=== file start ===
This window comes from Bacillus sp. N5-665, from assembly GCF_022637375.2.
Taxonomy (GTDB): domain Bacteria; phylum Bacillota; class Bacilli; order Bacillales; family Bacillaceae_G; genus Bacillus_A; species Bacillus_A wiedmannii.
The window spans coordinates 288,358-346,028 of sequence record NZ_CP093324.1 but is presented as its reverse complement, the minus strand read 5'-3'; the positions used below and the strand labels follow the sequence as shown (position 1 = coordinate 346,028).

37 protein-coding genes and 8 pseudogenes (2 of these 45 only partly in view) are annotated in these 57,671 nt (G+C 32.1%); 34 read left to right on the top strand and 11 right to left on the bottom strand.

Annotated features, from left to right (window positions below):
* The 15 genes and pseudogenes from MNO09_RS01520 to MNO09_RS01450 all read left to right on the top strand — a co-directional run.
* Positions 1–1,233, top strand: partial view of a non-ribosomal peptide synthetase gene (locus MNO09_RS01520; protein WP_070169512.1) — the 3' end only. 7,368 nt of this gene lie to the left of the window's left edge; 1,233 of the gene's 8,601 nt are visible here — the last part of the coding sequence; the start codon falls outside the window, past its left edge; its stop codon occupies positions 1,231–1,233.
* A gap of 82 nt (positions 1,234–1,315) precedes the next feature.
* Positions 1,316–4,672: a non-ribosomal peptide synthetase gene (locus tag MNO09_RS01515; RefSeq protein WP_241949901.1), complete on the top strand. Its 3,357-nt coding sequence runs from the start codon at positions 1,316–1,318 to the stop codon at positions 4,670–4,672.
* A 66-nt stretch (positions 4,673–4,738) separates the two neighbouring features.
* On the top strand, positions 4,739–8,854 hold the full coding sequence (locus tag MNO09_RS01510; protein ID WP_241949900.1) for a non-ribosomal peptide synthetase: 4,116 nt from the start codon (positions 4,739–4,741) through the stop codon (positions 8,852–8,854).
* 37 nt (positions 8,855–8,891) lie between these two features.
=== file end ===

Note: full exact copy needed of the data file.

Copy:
This window comes from Bacillus sp. N5-665, from assembly GCF_022637375.2.
Taxonomy (GTDB): domain Bacteria; phylum Bacillota; class Bacilli; order Bacillales; family Bacillaceae_G; genus Bacillus_A; species Bacillus_A wiedmannii.
The window spans coordinates 288,358-346,028 of sequence record NZ_CP093324.1 but is presented as its reverse complement, the minus strand read 5'-3'; the positions used below and the strand labels follow the sequence as shown (position 1 = coordinate 346,028).

37 protein-coding genes and 8 pseudogenes (2 of these 45 only partly in view) are annotated in these 57,671 nt (G+C 32.1%); 34 read left to right on the top strand and 11 right to left on the bottom strand.

Annotated features, from left to right (window positions below):
* The 15 genes and pseudogenes from MNO09_RS01520 to MNO09_RS01450 all read left to right on the top strand — a co-directional run.
* Positions 1–1,233, top strand: partial view of a non-ribosomal peptide synthetase gene (locus MNO09_RS01520; protein WP_070169512.1) — the 3' end only. 7,368 nt of this gene lie to the left of the window's left edge; 1,233 of the gene's 8,601 nt are visible here — the last part of the coding sequence; the start codon falls outside the window, past its left edge; its stop codon occupies positions 1,231–1,233.
* A gap of 82 nt (positions 1,234–1,315) precedes the next feature.
* Positions 1,316–4,672: a non-ribosomal peptide synthetase gene (locus tag MNO09_RS01515; RefSeq protein WP_241949901.1), complete on the top strand. Its 3,357-nt coding sequence runs from the start codon at positions 1,316–1,318 to the stop codon at positions 4,670–4,672.
* A 66-nt stretch (positions 4,673–4,738) separates the two neighbouring features.
* On the top strand, positions 4,739–8,854 hold the full coding sequence (locus tag MNO09_RS01510; protein ID WP_241949900.1) for a non-ribosomal peptide synthetase: 4,116 nt from the start codon (positions 4,739–4,741) through the stop codon (positions 8,852–8,854).
* 37 nt (positions 8,855–8,891) lie between these two features.